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Thread: Smooth Jazz Guitar - Need Help!

  1. #1
    Registered User
    Join Date
    Nov 2006
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    41

    Smooth Jazz Guitar - Need Help!

    Hey everybody. - It's been a while.

    I've been working hard these days. I was being obsessed with Joe Satriani only to find out that I'm in love with smooth jazz.

    Do you have any recommendations to any book, web - site, articles... anything that has to do with smooth jazz.

    Just to mention I'm completely new to jazz, I need everything from the beginning.

    Much appreciated

  2. #2
    Registered User
    Join Date
    Jun 2008
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    170
    Not so much smooth jazz specifially, but Guitar Seeds by Jack Grassel is an OUTSTANDING study book for any kind of jazz guitar. There's a bunch of really great technique and theory stuff in it, literally years of study involved. He also has some books on simultaneous chords, bass, and melody, but that stuff isn't as universally applicable as Guitar Seeds IMO. It's all available from his website www.jackgrassel.com. I really found his book helpful for sight harmonization of melodies...

  3. #3
    Registered User Malcolm's Avatar
    Join Date
    Feb 2004
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    Deep East Texas Piney Woods
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    .....I really found his book helpful for sight harmonization of melodies...
    That one thing would be worth the price of the book.

    Here are somethings I found helpful.

    Easy chords to jazz standards.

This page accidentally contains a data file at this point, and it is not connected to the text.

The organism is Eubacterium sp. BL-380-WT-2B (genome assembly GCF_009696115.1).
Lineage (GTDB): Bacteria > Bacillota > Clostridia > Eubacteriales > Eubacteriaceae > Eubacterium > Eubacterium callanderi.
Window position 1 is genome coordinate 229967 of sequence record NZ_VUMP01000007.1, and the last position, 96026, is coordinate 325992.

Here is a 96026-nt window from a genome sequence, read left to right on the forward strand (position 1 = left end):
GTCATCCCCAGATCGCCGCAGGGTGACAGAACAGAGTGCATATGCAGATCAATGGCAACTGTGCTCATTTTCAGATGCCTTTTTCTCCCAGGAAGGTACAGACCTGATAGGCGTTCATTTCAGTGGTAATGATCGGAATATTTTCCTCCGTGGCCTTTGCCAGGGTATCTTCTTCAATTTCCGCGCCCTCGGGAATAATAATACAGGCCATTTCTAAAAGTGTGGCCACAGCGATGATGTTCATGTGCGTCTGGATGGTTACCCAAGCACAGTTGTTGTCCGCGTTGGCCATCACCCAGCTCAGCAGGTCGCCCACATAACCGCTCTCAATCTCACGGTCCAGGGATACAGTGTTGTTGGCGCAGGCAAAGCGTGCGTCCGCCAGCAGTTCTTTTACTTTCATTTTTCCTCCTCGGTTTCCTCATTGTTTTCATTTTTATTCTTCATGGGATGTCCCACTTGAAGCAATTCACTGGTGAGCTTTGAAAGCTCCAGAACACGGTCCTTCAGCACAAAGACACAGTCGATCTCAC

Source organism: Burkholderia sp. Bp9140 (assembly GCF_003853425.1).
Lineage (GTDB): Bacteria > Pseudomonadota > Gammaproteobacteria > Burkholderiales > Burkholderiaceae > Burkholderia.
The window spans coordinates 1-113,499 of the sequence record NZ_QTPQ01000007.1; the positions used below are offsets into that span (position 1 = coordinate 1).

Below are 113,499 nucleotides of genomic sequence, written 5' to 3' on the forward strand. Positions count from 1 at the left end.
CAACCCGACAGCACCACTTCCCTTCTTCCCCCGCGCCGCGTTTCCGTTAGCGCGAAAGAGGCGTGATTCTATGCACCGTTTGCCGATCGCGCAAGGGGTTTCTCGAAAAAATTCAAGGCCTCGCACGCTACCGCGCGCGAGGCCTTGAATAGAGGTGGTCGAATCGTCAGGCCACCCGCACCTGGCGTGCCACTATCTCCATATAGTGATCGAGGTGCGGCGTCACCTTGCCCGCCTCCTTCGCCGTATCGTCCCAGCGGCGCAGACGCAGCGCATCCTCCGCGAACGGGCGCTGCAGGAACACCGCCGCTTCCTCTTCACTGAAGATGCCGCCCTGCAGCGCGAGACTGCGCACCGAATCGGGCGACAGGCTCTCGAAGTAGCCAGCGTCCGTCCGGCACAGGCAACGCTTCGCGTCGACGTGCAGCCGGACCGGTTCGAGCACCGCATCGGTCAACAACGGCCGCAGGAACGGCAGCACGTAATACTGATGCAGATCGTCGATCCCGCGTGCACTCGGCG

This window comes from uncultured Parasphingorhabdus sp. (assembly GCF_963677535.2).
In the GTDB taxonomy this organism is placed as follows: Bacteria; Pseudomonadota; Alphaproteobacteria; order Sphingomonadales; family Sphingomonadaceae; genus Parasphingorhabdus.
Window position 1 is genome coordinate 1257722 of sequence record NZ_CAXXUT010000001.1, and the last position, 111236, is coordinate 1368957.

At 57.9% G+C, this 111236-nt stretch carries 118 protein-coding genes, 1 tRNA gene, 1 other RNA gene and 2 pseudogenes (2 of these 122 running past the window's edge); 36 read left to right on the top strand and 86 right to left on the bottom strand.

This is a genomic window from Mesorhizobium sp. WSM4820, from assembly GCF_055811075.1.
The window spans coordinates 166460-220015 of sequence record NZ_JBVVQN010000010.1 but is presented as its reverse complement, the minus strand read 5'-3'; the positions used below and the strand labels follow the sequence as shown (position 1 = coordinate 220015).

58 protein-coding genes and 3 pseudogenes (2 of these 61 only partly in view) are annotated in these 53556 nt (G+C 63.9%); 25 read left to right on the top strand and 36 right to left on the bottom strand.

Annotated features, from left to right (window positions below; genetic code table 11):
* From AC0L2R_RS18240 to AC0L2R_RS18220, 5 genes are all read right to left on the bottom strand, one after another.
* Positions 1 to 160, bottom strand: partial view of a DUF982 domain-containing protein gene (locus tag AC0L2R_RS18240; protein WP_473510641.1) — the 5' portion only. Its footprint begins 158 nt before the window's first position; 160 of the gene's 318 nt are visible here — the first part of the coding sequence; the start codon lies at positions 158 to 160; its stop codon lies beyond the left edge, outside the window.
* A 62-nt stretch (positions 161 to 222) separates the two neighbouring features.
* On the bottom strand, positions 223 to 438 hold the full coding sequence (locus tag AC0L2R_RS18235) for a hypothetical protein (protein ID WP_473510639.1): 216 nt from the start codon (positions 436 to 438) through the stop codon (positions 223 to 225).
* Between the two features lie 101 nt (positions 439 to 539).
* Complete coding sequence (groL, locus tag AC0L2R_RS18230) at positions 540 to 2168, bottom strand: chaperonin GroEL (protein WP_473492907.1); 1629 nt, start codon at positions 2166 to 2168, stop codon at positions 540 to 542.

http://www.ralphpatt.com/Song.html

    Accept the fact that the keys will be different that what you probably are used to playing. We are not normally the lead instrument in jazz so the keys revolve around what the horns as well as the vocalist want. Using the Vanilla book will ease you into jazz. Google can call up the lyrics and if you combine the two you will end up with some pretty good fake chord sheet music.


    JazzBooks.com
    http://www.aebersold.com/Merchant2/merchant.mvc
    Wealth of study here. The play-a-long CD's are a lot of fun.

    Call up an Internet radio station and listen to a lot of jazz. And yes, I prefer Easy Listing Jazz, but, listen to the old stuff as well. Go to your public library and get some books on the history of Blues and jazz. IMHO Blues became Jazz when people started hunting for better ways to harmonize the melody, i.e. when they starting adding the extensions (making fancy chords) not just relying upon the three basic major chords to harmonize the melody. Although I have not read the book CC323 talked about -- being able to sight read harmony chords would be a step in the right direction.


    Good luck.
    Last edited by Malcolm; 12-22-2008 at 04:29 PM.

  4. #4
    Registered User
    Join Date
    Jan 2009
    Posts
    7
    Quote Originally Posted by Malcolm
    That one thing would be worth the price of the book.

    Here are somethings I found helpful.

    Easy chords to jazz standards.
    http://www.ralphpatt.com/Song.html

    Accept the fact that the keys will be different that what you probably are used to playing. We are not normally the lead instrument in jazz so the keys revolve around what the horns as well as the vocalist want. Using the Vanilla book will ease you into jazz. Google can call up the lyrics and if you combine the two you will end up with some pretty good fake chord sheet music.


    JazzBooks.com
    http://www.aebersold.com/Merchant2/merchant.mvc
    Wealth of study here. The play-a-long CD's are a lot of fun.

    Call up an Internet radio station and listen to a lot of jazz. And yes, I prefer Easy Listing Jazz, but, listen to the old stuff as well. Go to your public library and get some books on the history of Blues and jazz. IMHO Blues became Jazz when people started hunting for better ways to harmonize the melody, i.e. when they starting adding the extensions (making fancy chords) not just relying upon the three basic major chords to harmonize the melody. Although I have not read the book CC323 talked about -- being able to sight read harmony chords would be a step in the right direction.


    Good luck.
    thanx for all the info! really very helpful!

  5. #5
    Registered User iheartriot18's Avatar
    Join Date
    Jun 2009
    Posts
    16
    Joe Satriani is awesome, always a good reference! As far as websites go, Jazzbooks.com is pretty sound

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